The Rosetta Project is pleased to announce the Parallel Speech Corpus Project, a year-long volunteer-based effort to collect parallel recordings in languages representing at least 95% of the world’s speakers. The resulting corpus will include audio recordings in hundreds of languages of the same set of texts, each accompanied by a transcription. This will provide a platform for creating new educational and preservation-oriented tools as well as technologies that may one day allow artificial systems to comprehend, translate, and generate them.
Huge text and speech corpora of varying degrees of structure already exist for many of the most widely spoken languages in the world—English is probably the most extensively documented, followed by other majority languages like Russian, Spanish, and Portuguese. Given some degree of access to these corpora (though many are not publicly accessible), research, education and preservation efforts in the ten languages which represent 50% of the world’s speakers (Mandarin, Spanish, English, Hindi, Urdu, Arabic, Bengali, Portuguese, Russian and Japanese) can be relatively well-resourced.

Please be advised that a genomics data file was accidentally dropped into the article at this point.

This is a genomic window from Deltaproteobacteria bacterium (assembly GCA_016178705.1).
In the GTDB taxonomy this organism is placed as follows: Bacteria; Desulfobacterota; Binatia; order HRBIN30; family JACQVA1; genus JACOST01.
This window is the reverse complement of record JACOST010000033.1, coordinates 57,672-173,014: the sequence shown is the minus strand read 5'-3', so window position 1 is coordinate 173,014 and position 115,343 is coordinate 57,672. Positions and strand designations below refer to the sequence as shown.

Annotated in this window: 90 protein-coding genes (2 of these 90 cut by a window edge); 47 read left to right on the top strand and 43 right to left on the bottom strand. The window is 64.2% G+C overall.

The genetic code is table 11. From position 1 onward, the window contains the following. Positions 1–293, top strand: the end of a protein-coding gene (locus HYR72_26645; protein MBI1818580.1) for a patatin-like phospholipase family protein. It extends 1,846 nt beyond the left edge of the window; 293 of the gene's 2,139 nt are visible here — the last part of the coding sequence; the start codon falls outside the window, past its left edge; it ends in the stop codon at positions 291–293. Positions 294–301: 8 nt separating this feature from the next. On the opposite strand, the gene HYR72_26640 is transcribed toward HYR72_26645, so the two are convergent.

But what about the other half of the world? The next 290 most widely spoken languages account for another 45% of the population, and the remaining 6,500 or so are spoken by only 5%–this latter group representing the “long tail” of human languages:
(Thanks to @argotechnica)
July 21st, 02010 by Laine Stranahan